Dan and I recently released a new legal informatics project with a few colleagues. The project, which we’ve named the Legal Language Explorer, provides an interface similar to Google Ngrams Viewer for the U.S. Supreme Court. Unlike Google’s viewer, however, the Legal Language Explorer also allows users to drill-down into case-level information for each n-gram. The technical architecture that allowed us to robustly provide both of these worlds wasn’t simple, but I felt that the experience and result are worth sharing.

Legal Language Explorer

Legal Language Explorer

  Before I get into the technical aspects, I wanted to mention one especially important feature of the project – the low cost of failure in interaction. By engineering a system where the downside of bad choices is small relative to the payoffs, people are much more willing to experiment. Sure, that search for “gorilla” was a dud, but it only took 50ms. Before disappointment can even register, you’ve already gone on to “mickey mouse” or “Kant.” This may seem like an unimportant point, but when search spaces are large, exploring them requires asymptotically small costs.  For Legal Language Explorer, this low cost is a direct consequence of combining two technologies – SQL and noSQL.

(Aside: While SQL and noSQL are often viewed as antithetical, I think this is a product of a confused conversation. Our real goal should be to store or process data efficiently. noSQL is a response to the frustrations of attacking problems like graph traversal, document store, or tall-and-skinny numeric with traditional, row-store SQL.  The world isn’t so black-and-white that we can generalize well, however.  For example, SQL databases like Vertica can compete with noSQL databases like kdb for financial data, and SQL databases that support WITH RECURSIVE can compete with neo4j on shallow traversals.)


  The front page of Legal Language Explorer displays a time series plot of usage for “interstate commerce,” “railroad,” and “deed” between 1791 and 2005.   This plot contains 645 (year, n-gram) values and represents a total of 103,285 occurrences.  If your experience is like most people’s, the plot has loaded before the page text has even rendered.  Is it just a cached PNG?  Is the data hard-coded into the page?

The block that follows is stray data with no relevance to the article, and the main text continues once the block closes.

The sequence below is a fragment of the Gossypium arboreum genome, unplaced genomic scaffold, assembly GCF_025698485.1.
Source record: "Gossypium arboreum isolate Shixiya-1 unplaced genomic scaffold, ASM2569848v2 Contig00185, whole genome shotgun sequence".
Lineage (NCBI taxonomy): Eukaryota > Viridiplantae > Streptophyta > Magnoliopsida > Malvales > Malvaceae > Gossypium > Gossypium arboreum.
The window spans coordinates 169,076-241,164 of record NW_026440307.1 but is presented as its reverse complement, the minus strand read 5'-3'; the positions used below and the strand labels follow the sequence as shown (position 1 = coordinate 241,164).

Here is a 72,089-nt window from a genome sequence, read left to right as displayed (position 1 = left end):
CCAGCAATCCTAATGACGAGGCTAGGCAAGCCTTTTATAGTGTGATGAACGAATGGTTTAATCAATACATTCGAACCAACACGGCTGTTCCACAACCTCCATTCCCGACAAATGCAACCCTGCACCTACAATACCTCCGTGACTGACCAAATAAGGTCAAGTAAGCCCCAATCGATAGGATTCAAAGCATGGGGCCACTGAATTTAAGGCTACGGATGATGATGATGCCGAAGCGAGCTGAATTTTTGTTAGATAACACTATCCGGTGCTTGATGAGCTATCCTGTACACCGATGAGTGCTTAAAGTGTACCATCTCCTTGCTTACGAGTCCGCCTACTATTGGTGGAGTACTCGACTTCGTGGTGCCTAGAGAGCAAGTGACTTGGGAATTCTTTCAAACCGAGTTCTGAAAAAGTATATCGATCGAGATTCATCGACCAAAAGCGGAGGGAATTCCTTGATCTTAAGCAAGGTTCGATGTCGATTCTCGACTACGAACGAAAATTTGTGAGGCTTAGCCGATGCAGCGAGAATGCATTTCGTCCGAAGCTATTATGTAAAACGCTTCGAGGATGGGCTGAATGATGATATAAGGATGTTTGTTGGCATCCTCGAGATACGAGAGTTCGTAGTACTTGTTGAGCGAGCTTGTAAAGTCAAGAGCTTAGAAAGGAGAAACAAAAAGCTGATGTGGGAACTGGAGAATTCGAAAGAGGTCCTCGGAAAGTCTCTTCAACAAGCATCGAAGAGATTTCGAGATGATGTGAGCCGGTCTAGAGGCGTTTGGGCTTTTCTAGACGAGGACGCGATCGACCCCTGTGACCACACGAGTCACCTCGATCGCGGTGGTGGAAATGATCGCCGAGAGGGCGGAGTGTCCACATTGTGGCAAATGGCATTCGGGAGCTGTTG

The answer lies in redis, a small, neatly written key-value store that many refer to as a noSQL database (to me, redis is more of an in-memory data structure server than a database).  Regardless of what you call it, redis excels at providing blazingly fast read and write access to common structures.  It does this by keeping all data live in memory, organized for efficient access.  Here are some basic facts and figures on our redis instance:

  • redis Architecture: Single 64-bit instance
  • Memory: 12GB running (4GB dump)
  • Keyspace: 103,281,603 keys, up to 214 fields per key
  • Average Keyspace Hit Rate: 77.7%

  Despite the size of these numbers, the HGETALL query that drives the Legal Language Explorer plot returns in under 50ms for every query we’ve tested, even under load from  100 concurrent requests. Could you deliver a solution like that in a traditional RDBMS?


  If you find an n-gram that you want to learn more about, Legal Language Explorer allows  you to drill down and view the list of all cases that n-gram occurs in.  This table provides the full citation, year, and title for every case.  Since there are often many parties with long names, storing this in redis would be expensive!  What do we do?

  For drill-down, we rely on a traditional, row-store database; in this case, postgres.  The recipe is fairly straightforward.  Populate a (somewhat) normalized database with a case table, and an occurrence table, where occurrences are pairs of (ngram, case_id).  Throw in an index on the n-gram, and you’re done.  The final product looks something like this:

  • SELECT COUNT(*) FROM occurrences: 298,471,830
  • Indices: 10GB
  • Total Tablespace: 25GB

  When we serve up data to the user, we SELECT on occurrences, constraining by n-gram, and JOIN the matching cases.  (Would normalizing the n-grams help us get to 3NF?  Yes, but it didn’t help us conserve CPU while competing with redis.)

  The end result is that most queries are returned in under 10 seconds.  This is great news for everyone who wanted a list of Supreme Court opinions referencing Elvis Presley.  Search away!

Wrapping it up

  Legal Language Explorer allows users to explore n-grams in the Supreme Court corpus at the macroscopic and microscopic level.  This dual mandate is met through a marriage of SQL and noSQL, and we feel that the whole experience is much greater than the sum of the parts.  Over the next few months, we hope to raise enough money to add new data and features to the site, so please stay tuned!

(If you’re really paying attention to the geeky stuff, you may have noticed that I said nothing about the hardware we’re running on.  I didn’t want to draw attention to this, since this post is about software, not hardware.  However, if you have to know, the site is running on an EC2 m2.2xlarge spot instance for about $10/day.  Not bad!)